The Telegraph
Monday , August 4 , 2014
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Militants capture Iraq’s biggest dam

The Mosul Dam

Baghdad, Aug. 3 (Reuters): Islamic State fighters seized control of Iraq’s biggest dam, an oilfield and three more towns today after inflicting their first major defeat on Kurdish forces since sweeping through the region in June.

Capture of the electricity generating Mosul Dam, after an offensive of barely 24 hours, could give the Sunni militants the ability to flood major Iraqi cities or withhold water from farms, raising the stakes in their bid to topple Prime Minister Nuri al-Maliki’s Shia-led government.

“The terrorist gangs of the Islamic State have taken control of Mosul Dam after the withdrawal of Kurdish forces without a fight,” said Iraqi state television. However, the New York Times said an official at the water resources ministry denied the report.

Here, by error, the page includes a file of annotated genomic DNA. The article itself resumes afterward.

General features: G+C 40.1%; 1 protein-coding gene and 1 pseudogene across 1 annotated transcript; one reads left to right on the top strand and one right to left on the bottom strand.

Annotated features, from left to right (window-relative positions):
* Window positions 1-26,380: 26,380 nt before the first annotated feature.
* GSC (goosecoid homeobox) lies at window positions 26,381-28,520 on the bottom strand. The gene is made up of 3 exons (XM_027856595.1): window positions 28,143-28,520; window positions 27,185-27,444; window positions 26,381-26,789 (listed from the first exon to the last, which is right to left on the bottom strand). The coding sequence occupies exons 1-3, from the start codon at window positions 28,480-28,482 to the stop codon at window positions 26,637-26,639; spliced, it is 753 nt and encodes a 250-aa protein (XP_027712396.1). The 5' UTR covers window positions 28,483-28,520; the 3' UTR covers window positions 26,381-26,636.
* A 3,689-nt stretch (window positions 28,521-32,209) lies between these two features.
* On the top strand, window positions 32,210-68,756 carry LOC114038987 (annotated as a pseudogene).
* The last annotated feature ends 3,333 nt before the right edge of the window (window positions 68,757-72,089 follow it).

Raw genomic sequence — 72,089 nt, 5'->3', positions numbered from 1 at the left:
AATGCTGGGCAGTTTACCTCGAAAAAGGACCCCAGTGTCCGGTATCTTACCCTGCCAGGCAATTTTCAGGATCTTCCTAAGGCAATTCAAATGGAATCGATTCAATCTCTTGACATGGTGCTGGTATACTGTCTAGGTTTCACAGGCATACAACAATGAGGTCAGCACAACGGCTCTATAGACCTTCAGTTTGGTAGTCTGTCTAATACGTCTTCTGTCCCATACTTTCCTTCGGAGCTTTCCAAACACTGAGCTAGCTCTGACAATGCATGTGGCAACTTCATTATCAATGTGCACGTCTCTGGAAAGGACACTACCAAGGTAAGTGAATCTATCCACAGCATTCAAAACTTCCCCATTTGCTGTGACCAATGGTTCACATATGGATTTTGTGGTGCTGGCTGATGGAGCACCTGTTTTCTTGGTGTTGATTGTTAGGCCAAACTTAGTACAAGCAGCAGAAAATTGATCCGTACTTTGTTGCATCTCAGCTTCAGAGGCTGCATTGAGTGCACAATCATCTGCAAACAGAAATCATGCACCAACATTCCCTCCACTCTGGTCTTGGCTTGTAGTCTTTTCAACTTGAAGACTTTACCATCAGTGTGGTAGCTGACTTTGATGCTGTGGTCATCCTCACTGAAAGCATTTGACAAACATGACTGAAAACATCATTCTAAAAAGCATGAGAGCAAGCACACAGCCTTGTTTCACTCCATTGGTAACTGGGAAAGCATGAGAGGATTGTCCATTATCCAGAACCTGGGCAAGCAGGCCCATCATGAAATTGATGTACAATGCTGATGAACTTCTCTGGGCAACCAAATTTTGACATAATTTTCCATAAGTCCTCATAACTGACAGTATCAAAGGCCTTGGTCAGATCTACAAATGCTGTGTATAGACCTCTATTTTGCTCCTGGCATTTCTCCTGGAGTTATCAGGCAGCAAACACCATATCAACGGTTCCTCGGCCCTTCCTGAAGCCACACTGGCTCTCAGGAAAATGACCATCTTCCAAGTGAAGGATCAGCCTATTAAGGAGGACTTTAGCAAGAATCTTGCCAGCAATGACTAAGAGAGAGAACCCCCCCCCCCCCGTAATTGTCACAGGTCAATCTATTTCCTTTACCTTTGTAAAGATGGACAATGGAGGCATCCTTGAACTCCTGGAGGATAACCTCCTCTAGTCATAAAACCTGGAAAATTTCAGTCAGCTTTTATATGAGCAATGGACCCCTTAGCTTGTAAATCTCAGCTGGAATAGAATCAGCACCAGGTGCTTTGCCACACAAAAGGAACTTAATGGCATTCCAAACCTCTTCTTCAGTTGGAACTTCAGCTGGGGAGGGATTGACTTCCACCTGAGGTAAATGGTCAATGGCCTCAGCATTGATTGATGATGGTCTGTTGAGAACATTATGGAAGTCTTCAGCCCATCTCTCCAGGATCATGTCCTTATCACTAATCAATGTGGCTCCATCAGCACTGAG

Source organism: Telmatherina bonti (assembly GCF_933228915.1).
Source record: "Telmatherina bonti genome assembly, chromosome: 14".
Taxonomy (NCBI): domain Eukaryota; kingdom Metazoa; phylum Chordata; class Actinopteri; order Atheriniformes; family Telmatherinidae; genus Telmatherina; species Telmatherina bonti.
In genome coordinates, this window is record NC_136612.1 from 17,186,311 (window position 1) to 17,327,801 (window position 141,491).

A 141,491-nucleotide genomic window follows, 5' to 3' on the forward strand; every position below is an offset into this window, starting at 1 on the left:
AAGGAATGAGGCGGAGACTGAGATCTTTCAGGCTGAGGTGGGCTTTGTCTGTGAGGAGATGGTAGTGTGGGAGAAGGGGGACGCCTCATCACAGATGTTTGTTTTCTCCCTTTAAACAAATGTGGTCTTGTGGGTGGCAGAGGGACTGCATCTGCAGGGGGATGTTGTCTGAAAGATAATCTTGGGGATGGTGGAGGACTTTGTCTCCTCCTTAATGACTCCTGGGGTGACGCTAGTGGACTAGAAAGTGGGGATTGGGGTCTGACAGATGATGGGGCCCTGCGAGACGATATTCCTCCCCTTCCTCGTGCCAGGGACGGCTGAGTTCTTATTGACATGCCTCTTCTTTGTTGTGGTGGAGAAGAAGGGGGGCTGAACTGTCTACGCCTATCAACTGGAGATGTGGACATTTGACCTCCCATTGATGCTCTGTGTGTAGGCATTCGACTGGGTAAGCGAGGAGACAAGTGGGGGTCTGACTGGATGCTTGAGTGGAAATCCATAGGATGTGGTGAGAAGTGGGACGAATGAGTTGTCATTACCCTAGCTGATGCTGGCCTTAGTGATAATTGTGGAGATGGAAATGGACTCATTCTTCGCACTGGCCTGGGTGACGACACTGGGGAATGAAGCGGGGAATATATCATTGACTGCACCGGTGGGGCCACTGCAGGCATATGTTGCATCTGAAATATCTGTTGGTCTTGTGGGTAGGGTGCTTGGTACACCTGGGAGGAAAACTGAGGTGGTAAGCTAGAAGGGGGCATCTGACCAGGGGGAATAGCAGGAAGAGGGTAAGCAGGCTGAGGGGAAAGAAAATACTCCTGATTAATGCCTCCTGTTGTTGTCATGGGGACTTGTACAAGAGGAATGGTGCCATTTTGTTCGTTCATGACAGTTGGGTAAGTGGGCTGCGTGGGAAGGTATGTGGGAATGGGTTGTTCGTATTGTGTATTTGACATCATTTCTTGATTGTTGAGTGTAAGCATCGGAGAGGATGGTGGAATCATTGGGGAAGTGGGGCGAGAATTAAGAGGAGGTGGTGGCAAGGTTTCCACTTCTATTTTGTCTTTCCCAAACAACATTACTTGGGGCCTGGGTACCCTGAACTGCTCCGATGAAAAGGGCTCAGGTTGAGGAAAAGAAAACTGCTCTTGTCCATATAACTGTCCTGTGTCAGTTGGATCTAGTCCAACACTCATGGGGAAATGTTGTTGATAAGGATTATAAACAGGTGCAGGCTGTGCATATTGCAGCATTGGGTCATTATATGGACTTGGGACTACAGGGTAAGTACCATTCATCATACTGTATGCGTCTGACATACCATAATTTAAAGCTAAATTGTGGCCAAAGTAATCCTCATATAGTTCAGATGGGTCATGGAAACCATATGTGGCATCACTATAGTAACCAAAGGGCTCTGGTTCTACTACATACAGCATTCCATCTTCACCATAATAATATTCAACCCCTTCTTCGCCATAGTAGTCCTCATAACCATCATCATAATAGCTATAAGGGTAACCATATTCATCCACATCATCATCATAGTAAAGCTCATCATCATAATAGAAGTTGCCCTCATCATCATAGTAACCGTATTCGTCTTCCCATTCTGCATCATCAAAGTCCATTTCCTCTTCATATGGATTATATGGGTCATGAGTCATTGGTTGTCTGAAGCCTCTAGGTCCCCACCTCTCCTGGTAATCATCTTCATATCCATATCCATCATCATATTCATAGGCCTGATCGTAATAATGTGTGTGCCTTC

The swift withdrawal of Kurdish “peshmerga” troops whose name means “those who confront death” was an apparent severe blow to one of the only forces in Iraq that until now had stood firm against the Sunni Islamist fighters.

The Islamic State, which sees Iraq’s majority Shias as apostates who deserve to be killed, also seized the Ain Zalah oil field — adding to four others already under its control which provide funding for operations — and three towns.

Initially strong Kurdish resistance evaporated after the start of an offensive to take the town of Zumar. The Islamists then hoisted their black flags there, a ritual that often has preceded mass executions of their captured opponents and the imposition of an ideology even al Qaida finds excessive.

The group, which has declared a caliphate in parts of Iraq and Syria, poses the biggest challenge to the stability of OPEC member Iraq since the fall of Saddam Hussein in 2003

Two people who live near Mosul Dam said Kurdish troops had loaded their vehicles with belongings, including air conditioners, and fled.

Islamic State fighters attacked Zumar from three directions in pick-up trucks mounted with weapons, defeating Kurdish forces, witnesses said.

The Islamic State later also seized the town of Sinjar, where witnesses said residents had fled after Kurdish fighters put up little resistance.